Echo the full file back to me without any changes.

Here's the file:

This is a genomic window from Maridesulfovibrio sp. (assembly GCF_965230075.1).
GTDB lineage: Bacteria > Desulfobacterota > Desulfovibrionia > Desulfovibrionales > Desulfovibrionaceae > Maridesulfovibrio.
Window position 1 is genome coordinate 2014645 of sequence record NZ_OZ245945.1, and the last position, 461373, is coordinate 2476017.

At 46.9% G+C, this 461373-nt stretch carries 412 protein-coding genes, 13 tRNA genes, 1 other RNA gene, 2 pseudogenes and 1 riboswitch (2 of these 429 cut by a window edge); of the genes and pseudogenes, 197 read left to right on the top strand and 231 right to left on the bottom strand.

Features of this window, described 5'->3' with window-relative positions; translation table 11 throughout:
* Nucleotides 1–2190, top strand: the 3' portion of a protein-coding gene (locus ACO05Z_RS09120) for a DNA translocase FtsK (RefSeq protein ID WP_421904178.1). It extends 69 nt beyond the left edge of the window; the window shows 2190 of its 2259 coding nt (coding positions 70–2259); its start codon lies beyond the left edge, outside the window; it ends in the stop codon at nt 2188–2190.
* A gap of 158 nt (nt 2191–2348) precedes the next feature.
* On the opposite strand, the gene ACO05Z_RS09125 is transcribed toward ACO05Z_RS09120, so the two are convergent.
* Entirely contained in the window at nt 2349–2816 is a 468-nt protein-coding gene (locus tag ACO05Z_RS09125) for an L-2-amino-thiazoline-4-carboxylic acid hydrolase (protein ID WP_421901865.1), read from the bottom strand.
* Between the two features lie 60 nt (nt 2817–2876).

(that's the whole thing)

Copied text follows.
This is a genomic window from Maridesulfovibrio sp. (assembly GCF_965230075.1).
GTDB lineage: Bacteria > Desulfobacterota > Desulfovibrionia > Desulfovibrionales > Desulfovibrionaceae > Maridesulfovibrio.
Window position 1 is genome coordinate 2014645 of sequence record NZ_OZ245945.1, and the last position, 461373, is coordinate 2476017.

At 46.9% G+C, this 461373-nt stretch carries 412 protein-coding genes, 13 tRNA genes, 1 other RNA gene, 2 pseudogenes and 1 riboswitch (2 of these 429 cut by a window edge); of the genes and pseudogenes, 197 read left to right on the top strand and 231 right to left on the bottom strand.

Features of this window, described 5'->3' with window-relative positions; translation table 11 throughout:
* Nucleotides 1–2190, top strand: the 3' portion of a protein-coding gene (locus ACO05Z_RS09120) for a DNA translocase FtsK (RefSeq protein ID WP_421904178.1). It extends 69 nt beyond the left edge of the window; the window shows 2190 of its 2259 coding nt (coding positions 70–2259); its start codon lies beyond the left edge, outside the window; it ends in the stop codon at nt 2188–2190.
* A gap of 158 nt (nt 2191–2348) precedes the next feature.
* On the opposite strand, the gene ACO05Z_RS09125 is transcribed toward ACO05Z_RS09120, so the two are convergent.
* Entirely contained in the window at nt 2349–2816 is a 468-nt protein-coding gene (locus tag ACO05Z_RS09125) for an L-2-amino-thiazoline-4-carboxylic acid hydrolase (protein ID WP_421901865.1), read from the bottom strand.
* Between the two features lie 60 nt (nt 2817–2876).